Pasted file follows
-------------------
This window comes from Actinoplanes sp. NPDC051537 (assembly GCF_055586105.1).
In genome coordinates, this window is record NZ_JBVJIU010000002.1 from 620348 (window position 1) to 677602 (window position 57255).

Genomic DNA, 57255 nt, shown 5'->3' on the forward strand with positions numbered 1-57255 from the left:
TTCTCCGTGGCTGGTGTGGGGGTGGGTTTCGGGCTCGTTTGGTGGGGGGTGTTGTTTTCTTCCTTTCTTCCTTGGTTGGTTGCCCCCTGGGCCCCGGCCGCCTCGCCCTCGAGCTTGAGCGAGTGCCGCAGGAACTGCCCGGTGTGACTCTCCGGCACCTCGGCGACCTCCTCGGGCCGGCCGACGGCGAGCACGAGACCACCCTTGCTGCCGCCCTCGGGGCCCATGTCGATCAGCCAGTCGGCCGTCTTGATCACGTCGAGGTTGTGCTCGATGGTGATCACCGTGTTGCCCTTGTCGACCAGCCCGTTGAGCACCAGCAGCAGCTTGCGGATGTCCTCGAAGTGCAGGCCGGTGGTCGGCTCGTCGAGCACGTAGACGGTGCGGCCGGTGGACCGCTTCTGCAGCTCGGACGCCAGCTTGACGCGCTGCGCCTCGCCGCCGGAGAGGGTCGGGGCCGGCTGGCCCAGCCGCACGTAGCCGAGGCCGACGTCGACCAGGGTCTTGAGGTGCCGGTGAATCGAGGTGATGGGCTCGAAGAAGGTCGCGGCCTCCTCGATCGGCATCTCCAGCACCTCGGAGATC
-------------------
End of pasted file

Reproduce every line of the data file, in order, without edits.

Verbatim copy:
This window comes from Actinoplanes sp. NPDC051537 (assembly GCF_055586105.1).
In genome coordinates, this window is record NZ_JBVJIU010000002.1 from 620348 (window position 1) to 677602 (window position 57255).

Genomic DNA, 57255 nt, shown 5'->3' on the forward strand with positions numbered 1-57255 from the left:
TTCTCCGTGGCTGGTGTGGGGGTGGGTTTCGGGCTCGTTTGGTGGGGGGTGTTGTTTTCTTCCTTTCTTCCTTGGTTGGTTGCCCCCTGGGCCCCGGCCGCCTCGCCCTCGAGCTTGAGCGAGTGCCGCAGGAACTGCCCGGTGTGACTCTCCGGCACCTCGGCGACCTCCTCGGGCCGGCCGACGGCGAGCACGAGACCACCCTTGCTGCCGCCCTCGGGGCCCATGTCGATCAGCCAGTCGGCCGTCTTGATCACGTCGAGGTTGTGCTCGATGGTGATCACCGTGTTGCCCTTGTCGACCAGCCCGTTGAGCACCAGCAGCAGCTTGCGGATGTCCTCGAAGTGCAGGCCGGTGGTCGGCTCGTCGAGCACGTAGACGGTGCGGCCGGTGGACCGCTTCTGCAGCTCGGACGCCAGCTTGACGCGCTGCGCCTCGCCGCCGGAGAGGGTCGGGGCCGGCTGGCCCAGCCGCACGTAGCCGAGGCCGACGTCGACCAGGGTCTTGAGGTGCCGGTGAATCGAGGTGATGGGCTCGAAGAAGGTCGCGGCCTCCTCGATCGGCATCTCCAGCACCTCGGAGATC